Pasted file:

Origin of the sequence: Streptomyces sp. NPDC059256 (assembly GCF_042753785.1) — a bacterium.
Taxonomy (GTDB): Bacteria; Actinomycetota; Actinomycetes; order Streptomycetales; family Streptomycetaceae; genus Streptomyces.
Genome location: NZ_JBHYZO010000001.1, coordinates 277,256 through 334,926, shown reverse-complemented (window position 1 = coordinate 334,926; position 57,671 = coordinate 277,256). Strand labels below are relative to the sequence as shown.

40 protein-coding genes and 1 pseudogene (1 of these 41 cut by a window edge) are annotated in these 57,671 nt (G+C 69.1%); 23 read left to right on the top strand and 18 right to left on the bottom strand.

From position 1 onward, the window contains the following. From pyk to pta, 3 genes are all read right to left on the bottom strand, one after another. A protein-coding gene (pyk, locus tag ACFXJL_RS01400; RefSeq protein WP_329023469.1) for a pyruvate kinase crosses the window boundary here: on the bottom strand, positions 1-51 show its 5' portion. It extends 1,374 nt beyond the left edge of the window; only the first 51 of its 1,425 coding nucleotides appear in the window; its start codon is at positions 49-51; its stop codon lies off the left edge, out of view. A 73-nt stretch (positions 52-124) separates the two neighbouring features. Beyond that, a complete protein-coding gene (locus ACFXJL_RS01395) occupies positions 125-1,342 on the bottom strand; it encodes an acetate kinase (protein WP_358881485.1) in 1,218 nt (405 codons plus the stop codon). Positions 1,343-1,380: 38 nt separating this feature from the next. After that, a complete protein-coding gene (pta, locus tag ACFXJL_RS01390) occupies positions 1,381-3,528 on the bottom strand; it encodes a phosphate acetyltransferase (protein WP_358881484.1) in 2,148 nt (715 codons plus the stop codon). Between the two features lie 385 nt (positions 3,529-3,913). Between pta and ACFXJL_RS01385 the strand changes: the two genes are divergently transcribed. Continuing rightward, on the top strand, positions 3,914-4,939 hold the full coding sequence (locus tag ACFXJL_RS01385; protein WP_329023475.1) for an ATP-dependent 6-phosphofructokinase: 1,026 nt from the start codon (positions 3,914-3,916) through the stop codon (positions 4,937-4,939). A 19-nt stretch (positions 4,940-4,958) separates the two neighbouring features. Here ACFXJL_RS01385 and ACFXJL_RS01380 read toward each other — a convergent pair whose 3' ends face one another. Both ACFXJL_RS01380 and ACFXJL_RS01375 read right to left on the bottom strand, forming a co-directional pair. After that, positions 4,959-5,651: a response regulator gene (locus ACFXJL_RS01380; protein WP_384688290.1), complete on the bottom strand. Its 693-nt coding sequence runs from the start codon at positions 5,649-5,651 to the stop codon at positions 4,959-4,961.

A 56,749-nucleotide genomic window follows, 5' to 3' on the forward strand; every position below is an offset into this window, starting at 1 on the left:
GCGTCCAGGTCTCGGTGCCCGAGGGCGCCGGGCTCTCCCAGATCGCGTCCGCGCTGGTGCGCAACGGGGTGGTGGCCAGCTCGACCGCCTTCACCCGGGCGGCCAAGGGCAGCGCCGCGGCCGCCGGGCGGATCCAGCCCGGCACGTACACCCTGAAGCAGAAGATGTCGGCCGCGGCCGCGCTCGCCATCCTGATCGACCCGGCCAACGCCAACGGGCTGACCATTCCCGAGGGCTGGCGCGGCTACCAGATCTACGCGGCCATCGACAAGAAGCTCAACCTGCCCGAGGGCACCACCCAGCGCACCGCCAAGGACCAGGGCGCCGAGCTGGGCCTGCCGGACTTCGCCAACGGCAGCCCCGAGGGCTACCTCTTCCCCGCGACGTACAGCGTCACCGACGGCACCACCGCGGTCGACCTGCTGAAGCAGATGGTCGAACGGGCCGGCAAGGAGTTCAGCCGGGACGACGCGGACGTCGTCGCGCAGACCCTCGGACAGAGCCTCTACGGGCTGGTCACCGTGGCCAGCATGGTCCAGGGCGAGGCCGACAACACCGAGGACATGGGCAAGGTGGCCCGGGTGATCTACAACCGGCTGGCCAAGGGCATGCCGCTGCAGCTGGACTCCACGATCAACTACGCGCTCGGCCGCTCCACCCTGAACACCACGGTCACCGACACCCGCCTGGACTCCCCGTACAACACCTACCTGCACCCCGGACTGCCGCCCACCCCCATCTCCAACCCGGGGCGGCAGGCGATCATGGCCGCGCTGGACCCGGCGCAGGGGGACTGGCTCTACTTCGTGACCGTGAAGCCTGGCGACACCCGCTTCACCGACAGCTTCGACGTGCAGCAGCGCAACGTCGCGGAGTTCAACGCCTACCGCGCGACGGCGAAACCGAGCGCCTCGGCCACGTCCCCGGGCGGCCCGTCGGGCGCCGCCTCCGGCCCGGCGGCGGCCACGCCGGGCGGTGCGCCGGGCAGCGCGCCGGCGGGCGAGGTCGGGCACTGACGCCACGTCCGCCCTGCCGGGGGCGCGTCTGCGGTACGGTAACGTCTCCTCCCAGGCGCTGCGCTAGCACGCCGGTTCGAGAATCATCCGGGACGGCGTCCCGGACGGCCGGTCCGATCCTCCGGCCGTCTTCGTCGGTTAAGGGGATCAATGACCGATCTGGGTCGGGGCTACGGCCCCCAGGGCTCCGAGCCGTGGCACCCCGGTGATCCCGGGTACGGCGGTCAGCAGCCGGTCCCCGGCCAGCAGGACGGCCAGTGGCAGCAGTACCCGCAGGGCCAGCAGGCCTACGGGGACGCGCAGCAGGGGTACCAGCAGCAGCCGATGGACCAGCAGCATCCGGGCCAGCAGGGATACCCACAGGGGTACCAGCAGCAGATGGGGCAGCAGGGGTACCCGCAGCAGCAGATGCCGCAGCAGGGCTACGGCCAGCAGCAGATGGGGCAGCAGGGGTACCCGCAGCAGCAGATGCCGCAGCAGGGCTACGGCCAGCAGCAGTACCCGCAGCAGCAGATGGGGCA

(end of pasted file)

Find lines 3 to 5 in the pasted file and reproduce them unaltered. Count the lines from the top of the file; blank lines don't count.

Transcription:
Genome location: NZ_JBHYZO010000001.1, coordinates 277,256 through 334,926, shown reverse-complemented (window position 1 = coordinate 334,926; position 57,671 = coordinate 277,256). Strand labels below are relative to the sequence as shown.

40 protein-coding genes and 1 pseudogene (1 of these 41 cut by a window edge) are annotated in these 57,671 nt (G+C 69.1%); 23 read left to right on the top strand and 18 right to left on the bottom strand.

From position 1 onward, the window contains the following. From pyk to pta, 3 genes are all read right to left on the bottom strand, one after another. A protein-coding gene (pyk, locus tag ACFXJL_RS01400; RefSeq protein WP_329023469.1) for a pyruvate kinase crosses the window boundary here: on the bottom strand, positions 1-51 show its 5' portion. It extends 1,374 nt beyond the left edge of the window; only the first 51 of its 1,425 coding nucleotides appear in the window; its start codon is at positions 49-51; its stop codon lies off the left edge, out of view. A 73-nt stretch (positions 52-124) separates the two neighbouring features. Beyond that, a complete protein-coding gene (locus ACFXJL_RS01395) occupies positions 125-1,342 on the bottom strand; it encodes an acetate kinase (protein WP_358881485.1) in 1,218 nt (405 codons plus the stop codon). Positions 1,343-1,380: 38 nt separating this feature from the next. After that, a complete protein-coding gene (pta, locus tag ACFXJL_RS01390) occupies positions 1,381-3,528 on the bottom strand; it encodes a phosphate acetyltransferase (protein WP_358881484.1) in 2,148 nt (715 codons plus the stop codon). Between the two features lie 385 nt (positions 3,529-3,913). Between pta and ACFXJL_RS01385 the strand changes: the two genes are divergently transcribed. Continuing rightward, on the top strand, positions 3,914-4,939 hold the full coding sequence (locus tag ACFXJL_RS01385; protein WP_329023475.1) for an ATP-dependent 6-phosphofructokinase: 1,026 nt from the start codon (positions 3,914-3,916) through the stop codon (positions 4,937-4,939). A 19-nt stretch (positions 4,940-4,958) separates the two neighbouring features. Here ACFXJL_RS01385 and ACFXJL_RS01380 read toward each other — a convergent pair whose 3' ends face one another. Both ACFXJL_RS01380 and ACFXJL_RS01375 read right to left on the bottom strand, forming a co-directional pair. After that, positions 4,959-5,651: a response regulator gene (locus ACFXJL_RS01380; protein WP_384688290.1), complete on the bottom strand. Its 693-nt coding sequence runs from the start codon at positions 5,649-5,651 to the stop codon at positions 4,959-4,961.